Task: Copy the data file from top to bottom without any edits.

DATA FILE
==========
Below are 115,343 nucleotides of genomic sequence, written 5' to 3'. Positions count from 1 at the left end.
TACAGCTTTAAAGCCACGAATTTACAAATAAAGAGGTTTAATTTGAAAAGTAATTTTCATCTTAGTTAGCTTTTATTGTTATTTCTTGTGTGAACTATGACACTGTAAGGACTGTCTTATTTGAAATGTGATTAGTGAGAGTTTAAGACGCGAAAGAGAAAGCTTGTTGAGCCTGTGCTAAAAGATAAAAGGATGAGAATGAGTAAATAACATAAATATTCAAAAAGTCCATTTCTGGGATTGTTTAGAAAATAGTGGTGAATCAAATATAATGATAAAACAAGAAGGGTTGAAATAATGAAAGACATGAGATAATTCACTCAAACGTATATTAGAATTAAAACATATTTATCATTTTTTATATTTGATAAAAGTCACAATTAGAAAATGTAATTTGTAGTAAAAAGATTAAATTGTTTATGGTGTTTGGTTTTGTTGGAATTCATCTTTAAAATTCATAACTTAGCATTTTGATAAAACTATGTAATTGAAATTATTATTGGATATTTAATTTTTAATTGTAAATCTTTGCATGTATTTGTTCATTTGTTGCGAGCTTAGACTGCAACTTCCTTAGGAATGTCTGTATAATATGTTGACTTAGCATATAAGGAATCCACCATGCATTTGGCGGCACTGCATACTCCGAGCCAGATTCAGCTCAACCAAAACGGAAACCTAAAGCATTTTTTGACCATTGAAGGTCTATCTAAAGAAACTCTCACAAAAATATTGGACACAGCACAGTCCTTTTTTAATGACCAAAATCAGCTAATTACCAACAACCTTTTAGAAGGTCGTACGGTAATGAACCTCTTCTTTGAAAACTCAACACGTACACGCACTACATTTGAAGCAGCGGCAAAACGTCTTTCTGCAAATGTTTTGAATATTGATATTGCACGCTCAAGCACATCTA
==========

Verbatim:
Below are 115,343 nucleotides of genomic sequence, written 5' to 3'. Positions count from 1 at the left end.
TACAGCTTTAAAGCCACGAATTTACAAATAAAGAGGTTTAATTTGAAAAGTAATTTTCATCTTAGTTAGCTTTTATTGTTATTTCTTGTGTGAACTATGACACTGTAAGGACTGTCTTATTTGAAATGTGATTAGTGAGAGTTTAAGACGCGAAAGAGAAAGCTTGTTGAGCCTGTGCTAAAAGATAAAAGGATGAGAATGAGTAAATAACATAAATATTCAAAAAGTCCATTTCTGGGATTGTTTAGAAAATAGTGGTGAATCAAATATAATGATAAAACAAGAAGGGTTGAAATAATGAAAGACATGAGATAATTCACTCAAACGTATATTAGAATTAAAACATATTTATCATTTTTTATATTTGATAAAAGTCACAATTAGAAAATGTAATTTGTAGTAAAAAGATTAAATTGTTTATGGTGTTTGGTTTTGTTGGAATTCATCTTTAAAATTCATAACTTAGCATTTTGATAAAACTATGTAATTGAAATTATTATTGGATATTTAATTTTTAATTGTAAATCTTTGCATGTATTTGTTCATTTGTTGCGAGCTTAGACTGCAACTTCCTTAGGAATGTCTGTATAATATGTTGACTTAGCATATAAGGAATCCACCATGCATTTGGCGGCACTGCATACTCCGAGCCAGATTCAGCTCAACCAAAACGGAAACCTAAAGCATTTTTTGACCATTGAAGGTCTATCTAAAGAAACTCTCACAAAAATATTGGACACAGCACAGTCCTTTTTTAATGACCAAAATCAGCTAATTACCAACAACCTTTTAGAAGGTCGTACGGTAATGAACCTCTTCTTTGAAAACTCAACACGTACACGCACTACATTTGAAGCAGCGGCAAAACGTCTTTCTGCAAATGTTTTGAATATTGATATTGCACGCTCAAGCACATCTA